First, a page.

TOKYO: Carlos Ghosn, one of the world’s most influential executives, is under arrest in Tokyo, in a stunning fall from grace that raises questions about the future of his sprawling Franco-Japanese auto group.
Details are starting to emerge about the allegations of financial misconduct against the 64-year-old executive, who has not yet issued a statement on his fate.
Here is what we know so far about the unfolding scandal:
Nissan said it had uncovered “numerous significant acts of misconduct” including a sustained under-reporting of his compensation package.
After a months-long internal probe using information from whistleblowers, Nissan handed over its evidence to authorities.
Prosecutors accused Ghosn and representative director Greg Kelly of conspiring to understate the chairman’s income five times between June 2011 and June 2015.
They said income was reported of 4.987 million yen ($44.5 million) instead of the actual 9.998 million yen in financial statements submitted to authorities.
Nissan also accused him of “personal use of company assets”.
Public broadcaster NHK reported Nissan had paid “huge sums” to provide Ghosn with luxury homes in Rio de Janeiro, Beirut, Paris and Amsterdam “without any legitimate business reason”.
There has been a brutal reaction on the markets. Nissan shares plunged more than five per cent after the news broke while sister company Mitsubishi Motors dropped nearly seven per cent.
The news came out while European markets were still open, meaning that Renault was worst affected by the initial sell-off, falling more than 12 per cent at one point in Paris.
Paris and Tokyo have scrambled to shore up the Franco-Japanese “alliance” of Nissan, Renault and Mitsubishi Motors, with finance ministers in both countries pledging “strong support”.
President Emmanuel Macron said France would remain “vigilant” over the stability of Renault — in which the French state holds a 15-per cent stake — as well as the alliance.
There has been no reaction from Ghosn or his representatives. The tycoon is being held in a detention centre in northern Tokyo.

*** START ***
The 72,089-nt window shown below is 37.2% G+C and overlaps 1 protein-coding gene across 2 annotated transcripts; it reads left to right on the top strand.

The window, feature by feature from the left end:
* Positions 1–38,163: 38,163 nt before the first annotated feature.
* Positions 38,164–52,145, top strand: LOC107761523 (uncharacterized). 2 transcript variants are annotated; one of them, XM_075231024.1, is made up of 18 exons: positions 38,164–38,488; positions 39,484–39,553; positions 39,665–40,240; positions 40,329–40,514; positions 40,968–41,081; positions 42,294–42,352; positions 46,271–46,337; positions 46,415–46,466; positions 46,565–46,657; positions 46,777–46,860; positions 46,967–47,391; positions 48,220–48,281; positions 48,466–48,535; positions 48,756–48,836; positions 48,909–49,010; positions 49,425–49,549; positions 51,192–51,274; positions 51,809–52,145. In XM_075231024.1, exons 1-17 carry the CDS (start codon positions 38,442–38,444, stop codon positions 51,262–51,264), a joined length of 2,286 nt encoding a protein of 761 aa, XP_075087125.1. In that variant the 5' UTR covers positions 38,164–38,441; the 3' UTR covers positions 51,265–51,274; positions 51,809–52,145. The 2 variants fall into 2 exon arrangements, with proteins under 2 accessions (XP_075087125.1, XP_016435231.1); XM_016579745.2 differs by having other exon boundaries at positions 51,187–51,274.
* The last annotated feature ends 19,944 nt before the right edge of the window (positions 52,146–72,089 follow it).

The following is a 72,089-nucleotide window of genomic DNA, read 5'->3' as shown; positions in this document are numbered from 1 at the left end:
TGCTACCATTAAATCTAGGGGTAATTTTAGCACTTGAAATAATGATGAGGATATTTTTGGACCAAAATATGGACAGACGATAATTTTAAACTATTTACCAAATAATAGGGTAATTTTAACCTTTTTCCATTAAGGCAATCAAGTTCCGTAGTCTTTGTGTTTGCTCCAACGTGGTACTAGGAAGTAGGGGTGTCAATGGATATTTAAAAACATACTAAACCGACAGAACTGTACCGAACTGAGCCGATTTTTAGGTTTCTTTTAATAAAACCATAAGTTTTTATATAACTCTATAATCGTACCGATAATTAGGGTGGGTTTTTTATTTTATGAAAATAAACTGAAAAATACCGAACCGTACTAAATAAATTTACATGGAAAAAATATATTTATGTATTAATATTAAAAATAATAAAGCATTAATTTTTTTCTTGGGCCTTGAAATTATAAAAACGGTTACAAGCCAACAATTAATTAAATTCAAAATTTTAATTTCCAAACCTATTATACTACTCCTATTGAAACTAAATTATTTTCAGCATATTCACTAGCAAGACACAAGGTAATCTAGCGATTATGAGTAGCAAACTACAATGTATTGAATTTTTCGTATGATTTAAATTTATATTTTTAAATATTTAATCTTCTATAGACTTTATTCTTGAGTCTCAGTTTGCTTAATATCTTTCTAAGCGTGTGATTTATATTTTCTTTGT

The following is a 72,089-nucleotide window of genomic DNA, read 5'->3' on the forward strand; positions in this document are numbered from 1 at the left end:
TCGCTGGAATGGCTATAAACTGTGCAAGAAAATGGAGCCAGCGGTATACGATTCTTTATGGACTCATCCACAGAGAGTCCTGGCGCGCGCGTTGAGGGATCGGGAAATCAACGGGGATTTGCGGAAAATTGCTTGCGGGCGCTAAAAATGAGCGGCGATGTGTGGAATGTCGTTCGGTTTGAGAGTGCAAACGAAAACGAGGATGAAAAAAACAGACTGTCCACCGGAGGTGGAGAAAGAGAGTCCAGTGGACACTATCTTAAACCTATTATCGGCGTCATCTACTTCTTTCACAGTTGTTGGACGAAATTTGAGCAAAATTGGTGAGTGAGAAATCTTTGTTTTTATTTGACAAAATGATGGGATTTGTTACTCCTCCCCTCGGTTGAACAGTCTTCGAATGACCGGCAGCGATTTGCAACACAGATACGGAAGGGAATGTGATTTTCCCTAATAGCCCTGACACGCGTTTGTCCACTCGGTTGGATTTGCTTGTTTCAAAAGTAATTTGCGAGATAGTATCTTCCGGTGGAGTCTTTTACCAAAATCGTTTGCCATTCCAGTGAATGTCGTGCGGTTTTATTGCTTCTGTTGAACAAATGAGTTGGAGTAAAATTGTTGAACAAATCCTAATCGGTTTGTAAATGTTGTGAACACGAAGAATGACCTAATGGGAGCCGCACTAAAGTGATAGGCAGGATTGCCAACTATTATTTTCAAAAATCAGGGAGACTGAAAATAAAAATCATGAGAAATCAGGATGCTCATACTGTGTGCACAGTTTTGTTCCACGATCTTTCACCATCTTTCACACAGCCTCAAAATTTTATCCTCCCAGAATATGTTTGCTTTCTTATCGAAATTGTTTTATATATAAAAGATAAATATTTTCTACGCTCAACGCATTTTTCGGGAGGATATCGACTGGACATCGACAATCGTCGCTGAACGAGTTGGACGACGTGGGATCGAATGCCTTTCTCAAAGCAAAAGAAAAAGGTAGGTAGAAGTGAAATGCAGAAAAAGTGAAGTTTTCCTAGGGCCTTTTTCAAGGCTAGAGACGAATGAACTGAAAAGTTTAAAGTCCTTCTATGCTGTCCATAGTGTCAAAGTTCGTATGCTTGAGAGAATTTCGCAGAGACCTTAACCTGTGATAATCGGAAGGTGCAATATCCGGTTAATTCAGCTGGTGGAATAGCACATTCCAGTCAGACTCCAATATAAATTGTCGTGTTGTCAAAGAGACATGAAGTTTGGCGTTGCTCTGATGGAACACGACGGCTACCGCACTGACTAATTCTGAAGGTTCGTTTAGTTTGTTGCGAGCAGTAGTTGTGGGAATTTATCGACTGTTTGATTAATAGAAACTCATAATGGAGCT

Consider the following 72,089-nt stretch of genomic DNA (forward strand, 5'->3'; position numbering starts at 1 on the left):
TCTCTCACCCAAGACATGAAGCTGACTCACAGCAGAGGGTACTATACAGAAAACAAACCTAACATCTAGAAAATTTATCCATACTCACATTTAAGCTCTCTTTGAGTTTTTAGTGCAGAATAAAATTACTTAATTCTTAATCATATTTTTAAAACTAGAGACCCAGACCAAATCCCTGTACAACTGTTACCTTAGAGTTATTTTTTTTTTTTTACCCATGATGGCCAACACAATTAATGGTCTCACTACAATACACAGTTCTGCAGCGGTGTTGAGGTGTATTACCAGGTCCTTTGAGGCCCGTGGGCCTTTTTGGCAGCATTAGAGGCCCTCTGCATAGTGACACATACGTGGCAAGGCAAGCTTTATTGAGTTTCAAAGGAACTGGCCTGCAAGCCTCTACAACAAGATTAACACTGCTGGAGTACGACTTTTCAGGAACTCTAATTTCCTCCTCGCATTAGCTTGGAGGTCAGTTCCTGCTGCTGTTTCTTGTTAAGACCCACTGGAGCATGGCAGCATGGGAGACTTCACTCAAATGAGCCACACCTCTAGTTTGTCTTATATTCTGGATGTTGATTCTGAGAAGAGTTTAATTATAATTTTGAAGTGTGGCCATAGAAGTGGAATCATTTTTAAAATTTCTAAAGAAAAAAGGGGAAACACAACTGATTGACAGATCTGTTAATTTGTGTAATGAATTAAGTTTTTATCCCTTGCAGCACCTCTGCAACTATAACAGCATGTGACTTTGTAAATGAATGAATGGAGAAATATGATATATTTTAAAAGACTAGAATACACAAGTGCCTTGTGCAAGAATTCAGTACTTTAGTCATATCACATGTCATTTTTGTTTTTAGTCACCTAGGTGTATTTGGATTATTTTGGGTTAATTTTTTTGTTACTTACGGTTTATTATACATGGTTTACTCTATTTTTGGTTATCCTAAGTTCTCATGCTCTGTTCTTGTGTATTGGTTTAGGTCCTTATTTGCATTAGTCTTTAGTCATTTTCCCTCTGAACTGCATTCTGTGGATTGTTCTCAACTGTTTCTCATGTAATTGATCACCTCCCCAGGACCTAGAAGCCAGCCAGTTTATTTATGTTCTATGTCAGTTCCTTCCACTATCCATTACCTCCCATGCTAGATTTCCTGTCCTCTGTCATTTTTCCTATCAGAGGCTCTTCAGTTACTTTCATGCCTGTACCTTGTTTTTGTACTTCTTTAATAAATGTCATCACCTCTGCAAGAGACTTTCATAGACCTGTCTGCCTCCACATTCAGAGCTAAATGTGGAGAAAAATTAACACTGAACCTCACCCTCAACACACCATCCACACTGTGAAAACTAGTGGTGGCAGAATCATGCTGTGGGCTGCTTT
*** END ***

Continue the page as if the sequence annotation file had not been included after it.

Nissan will hold a board meeting on Thursday to decide its chairman’s fate. However, things are not looking good after the current CEO laid into him and his legacy at a news conference following his arrest.
Hiroto Saikawa said “too much authority” had been placed in his former mentor’s hands and lamented the “dark side of the Ghosn era”.
On the other hand, Renault declared after an emergency board meeting that it was sticking by its boss as it had not yet seen Nissan’s evidence against him.
Nevertheless, it promoted chief operating officer Thierry Bollore to deputy CEO with the “same powers” as Ghosn, who was “temporarily incapacitated”.
Mitsubishi Motors is expected to decide Ghosn’s fate some time next week.
Overnight, the reputation of the once-loved tycoon is in tatters.
He had already sparked concern over his high pay packet and lavish lifestyle, including a reported Marie Antoinette-themed party at the Palace of Versailles outside Paris in 2016.
Now local media cite employees as calling him “greedy” and “all about the money”.
In an astonishing news conference, Saikawa hauled Ghosn’s reputation and legacy over the coals, even appearing to downplay his part in Nissan’s revival.
Under Japanese law, Ghosn can be held for 48 hours after which prosecutors must decide whether to press formal charges, release him or prolong his detention.
His detention can be prolonged for two periods of 10 days, during which he will be questioned.
At the end of this period, the process can begin again with a new charge.
If found guilty, the crime of deliberately hiding income is punishable by a fine of 10 million yen and/or 10 years behind bars.
However, he does not appear to be facing the music in France.
Economy Minister Bruno Le Maire said he had ordered an inquiry into Ghosn’s tax affairs immediately after learning of his arrest in Japan but that it showed up “nothing in particular about his tax situation”.
The allegations levelled against Ghosn in Japan do not include tax evasion in France.